Summary:

After a year and a half, Amazon Studios finally announces the 15 films that it has in development. Is the world ready for “I Think My Facebook Friend Is Dead”?

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It’s painstakingly show to gestate a single motion picture, even for companies not rooted in Hollywood. Amazon proved that Thursday, with the unveiling of a slate of 15 prospective film projects currently under development at the Sherman Oaks, Calif. movie studio it launched back in November 2010.

It’s still not clear when Amazon will finally start shooting its first movie. Since launching its “People’s Production Company,” Amazon has solicited more than 7,000 scripts and 700 mock-up movies over the internet. And last year, according to GigaOM’s Ryan Lawler, it paid $580,000 to writers and another $2.1 million to create test movies.

Out of that bounty, the company has selected and optioned 15 projects to move forward with. Here are three of them:

12 Princesses: Amazon Studios is offering a $33,000 fee for anyone who submits an approved re-write of this family comedy. “While the script has many excellent qualities, we’d like to develop a scarier villain with a defined plan, a more proactive hero, a compelling romance, more defined princesses, and a richer fairytale world,” read notes provided by Amazon Studios staff.

I Think My Facebook Friend Is Dead: Amazon Studios will also pay a re-write fee of $33,000 to anyone who can shift the project  “from a comedic suspense film into more of a quirky road trip comedy built around a compelling romance.”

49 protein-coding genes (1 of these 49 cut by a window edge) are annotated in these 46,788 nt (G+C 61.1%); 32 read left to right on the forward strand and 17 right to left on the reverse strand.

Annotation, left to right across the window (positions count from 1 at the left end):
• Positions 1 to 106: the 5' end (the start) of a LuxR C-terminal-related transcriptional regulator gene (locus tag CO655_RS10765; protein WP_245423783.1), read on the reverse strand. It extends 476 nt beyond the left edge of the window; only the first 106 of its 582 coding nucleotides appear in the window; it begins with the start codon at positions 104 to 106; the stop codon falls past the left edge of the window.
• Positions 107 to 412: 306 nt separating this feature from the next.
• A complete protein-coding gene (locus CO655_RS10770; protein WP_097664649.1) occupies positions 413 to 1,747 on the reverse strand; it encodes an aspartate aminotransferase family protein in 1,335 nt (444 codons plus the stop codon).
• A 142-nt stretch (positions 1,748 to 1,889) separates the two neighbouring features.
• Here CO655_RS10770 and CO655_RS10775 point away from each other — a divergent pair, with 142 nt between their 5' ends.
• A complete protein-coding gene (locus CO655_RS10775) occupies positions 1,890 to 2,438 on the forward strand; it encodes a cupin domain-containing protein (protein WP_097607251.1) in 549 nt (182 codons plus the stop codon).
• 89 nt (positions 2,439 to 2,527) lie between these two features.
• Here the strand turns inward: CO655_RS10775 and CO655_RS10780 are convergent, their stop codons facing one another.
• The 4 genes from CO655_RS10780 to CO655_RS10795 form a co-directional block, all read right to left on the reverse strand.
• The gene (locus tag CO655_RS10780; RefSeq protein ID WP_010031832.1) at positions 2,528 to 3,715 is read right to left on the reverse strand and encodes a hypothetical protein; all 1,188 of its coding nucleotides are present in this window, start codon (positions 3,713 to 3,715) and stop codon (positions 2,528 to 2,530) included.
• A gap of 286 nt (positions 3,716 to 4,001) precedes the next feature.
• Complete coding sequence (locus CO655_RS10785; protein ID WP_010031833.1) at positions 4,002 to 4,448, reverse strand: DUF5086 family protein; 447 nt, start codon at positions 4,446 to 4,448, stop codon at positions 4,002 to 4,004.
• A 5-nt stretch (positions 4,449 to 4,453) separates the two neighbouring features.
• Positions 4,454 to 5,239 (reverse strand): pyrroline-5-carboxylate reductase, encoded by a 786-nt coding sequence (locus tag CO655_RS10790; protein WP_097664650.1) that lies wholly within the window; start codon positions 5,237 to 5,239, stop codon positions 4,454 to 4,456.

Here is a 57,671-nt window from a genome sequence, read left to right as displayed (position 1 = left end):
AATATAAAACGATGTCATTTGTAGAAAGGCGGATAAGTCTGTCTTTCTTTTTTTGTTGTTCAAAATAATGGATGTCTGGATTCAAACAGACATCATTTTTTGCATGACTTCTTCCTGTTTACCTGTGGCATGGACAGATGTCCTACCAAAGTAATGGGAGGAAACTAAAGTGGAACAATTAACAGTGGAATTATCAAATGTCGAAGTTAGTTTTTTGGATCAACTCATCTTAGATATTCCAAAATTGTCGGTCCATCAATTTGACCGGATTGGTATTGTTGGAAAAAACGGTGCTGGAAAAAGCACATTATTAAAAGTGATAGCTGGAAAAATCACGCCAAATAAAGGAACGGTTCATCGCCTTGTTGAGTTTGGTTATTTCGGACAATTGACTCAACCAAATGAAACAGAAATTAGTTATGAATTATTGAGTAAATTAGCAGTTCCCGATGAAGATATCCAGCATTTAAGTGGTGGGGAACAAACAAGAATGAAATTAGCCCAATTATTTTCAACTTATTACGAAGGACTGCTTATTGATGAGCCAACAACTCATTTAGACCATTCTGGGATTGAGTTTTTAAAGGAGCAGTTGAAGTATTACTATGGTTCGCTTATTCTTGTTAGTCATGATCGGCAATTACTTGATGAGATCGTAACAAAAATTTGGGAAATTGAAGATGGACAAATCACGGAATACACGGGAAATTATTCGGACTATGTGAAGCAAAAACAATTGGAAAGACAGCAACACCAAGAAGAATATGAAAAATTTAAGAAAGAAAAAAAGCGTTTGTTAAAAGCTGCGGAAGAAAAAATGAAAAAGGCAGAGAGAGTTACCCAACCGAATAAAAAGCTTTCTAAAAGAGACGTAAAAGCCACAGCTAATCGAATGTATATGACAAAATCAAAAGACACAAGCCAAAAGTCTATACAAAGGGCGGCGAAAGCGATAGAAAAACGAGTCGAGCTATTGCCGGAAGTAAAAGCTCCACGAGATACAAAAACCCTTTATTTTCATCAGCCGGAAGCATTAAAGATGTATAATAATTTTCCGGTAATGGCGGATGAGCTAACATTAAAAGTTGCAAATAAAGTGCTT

Children of Others: Amazon reveals that producer Edward Saxon (Adaptation, Silence of the Lambs) has been attached the project about a woman who discovers that her unborn baby might not be human. Like all projects on its development slate, Amazon is asking anyone and everyone to read the script and offer their feedback.

With an output deal with Warner Bros. in place, and now operating under hiring terms set forth by the Writers Guild of America, Amazon Studios has created a transparent, globally accessible system for soliciting scripts and feedback from around the world, with an emphasis on commercial viability over artistic merit.

In addition to revealing what projects it’s moving forward with, Amazon has also revised some of the terms if offers writers. For example, following a 45-day evaluation period after initial submission, Amazon can extend its option period on a project by paying a writer $10,000. Writers also, for the first time, can privately submit their work to Amazon Studios without it showing up for review on the site.

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